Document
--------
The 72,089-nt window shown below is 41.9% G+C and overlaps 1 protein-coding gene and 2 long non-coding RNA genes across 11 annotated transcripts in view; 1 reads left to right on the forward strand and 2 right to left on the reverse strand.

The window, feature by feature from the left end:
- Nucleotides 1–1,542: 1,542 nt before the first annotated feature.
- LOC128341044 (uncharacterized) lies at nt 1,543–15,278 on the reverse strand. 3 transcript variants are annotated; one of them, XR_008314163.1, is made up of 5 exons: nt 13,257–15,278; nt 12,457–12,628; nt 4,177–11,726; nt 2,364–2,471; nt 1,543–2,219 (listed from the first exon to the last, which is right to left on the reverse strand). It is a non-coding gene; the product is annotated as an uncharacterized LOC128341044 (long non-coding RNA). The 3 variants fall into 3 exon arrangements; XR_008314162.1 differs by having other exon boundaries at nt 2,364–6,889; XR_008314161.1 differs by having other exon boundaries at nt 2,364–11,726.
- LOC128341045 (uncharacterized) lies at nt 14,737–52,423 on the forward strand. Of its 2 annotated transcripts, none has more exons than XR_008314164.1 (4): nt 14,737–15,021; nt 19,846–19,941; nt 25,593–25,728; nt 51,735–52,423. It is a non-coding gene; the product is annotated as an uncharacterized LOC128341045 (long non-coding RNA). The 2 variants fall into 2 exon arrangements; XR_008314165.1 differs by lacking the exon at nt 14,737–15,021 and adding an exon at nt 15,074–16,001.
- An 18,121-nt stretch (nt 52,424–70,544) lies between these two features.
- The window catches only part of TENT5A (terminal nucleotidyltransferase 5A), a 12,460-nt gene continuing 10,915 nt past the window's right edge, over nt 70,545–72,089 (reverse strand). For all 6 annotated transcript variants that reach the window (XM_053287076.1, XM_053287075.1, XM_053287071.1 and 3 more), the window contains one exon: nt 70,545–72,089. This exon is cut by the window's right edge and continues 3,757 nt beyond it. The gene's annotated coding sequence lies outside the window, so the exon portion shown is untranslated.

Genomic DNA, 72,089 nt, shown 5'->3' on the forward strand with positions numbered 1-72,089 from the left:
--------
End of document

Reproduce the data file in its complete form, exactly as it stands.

The 72,089-nt window shown below is 41.9% G+C and overlaps 1 protein-coding gene and 2 long non-coding RNA genes across 11 annotated transcripts in view; 1 reads left to right on the forward strand and 2 right to left on the reverse strand.

The window, feature by feature from the left end:
- Nucleotides 1–1,542: 1,542 nt before the first annotated feature.
- LOC128341044 (uncharacterized) lies at nt 1,543–15,278 on the reverse strand. 3 transcript variants are annotated; one of them, XR_008314163.1, is made up of 5 exons: nt 13,257–15,278; nt 12,457–12,628; nt 4,177–11,726; nt 2,364–2,471; nt 1,543–2,219 (listed from the first exon to the last, which is right to left on the reverse strand). It is a non-coding gene; the product is annotated as an uncharacterized LOC128341044 (long non-coding RNA). The 3 variants fall into 3 exon arrangements; XR_008314162.1 differs by having other exon boundaries at nt 2,364–6,889; XR_008314161.1 differs by having other exon boundaries at nt 2,364–11,726.
- LOC128341045 (uncharacterized) lies at nt 14,737–52,423 on the forward strand. Of its 2 annotated transcripts, none has more exons than XR_008314164.1 (4): nt 14,737–15,021; nt 19,846–19,941; nt 25,593–25,728; nt 51,735–52,423. It is a non-coding gene; the product is annotated as an uncharacterized LOC128341045 (long non-coding RNA). The 2 variants fall into 2 exon arrangements; XR_008314165.1 differs by lacking the exon at nt 14,737–15,021 and adding an exon at nt 15,074–16,001.
- An 18,121-nt stretch (nt 52,424–70,544) lies between these two features.
- The window catches only part of TENT5A (terminal nucleotidyltransferase 5A), a 12,460-nt gene continuing 10,915 nt past the window's right edge, over nt 70,545–72,089 (reverse strand). For all 6 annotated transcript variants that reach the window (XM_053287076.1, XM_053287075.1, XM_053287071.1 and 3 more), the window contains one exon: nt 70,545–72,089. This exon is cut by the window's right edge and continues 3,757 nt beyond it. The gene's annotated coding sequence lies outside the window, so the exon portion shown is untranslated.

Genomic DNA, 72,089 nt, shown 5'->3' on the forward strand with positions numbered 1-72,089 from the left: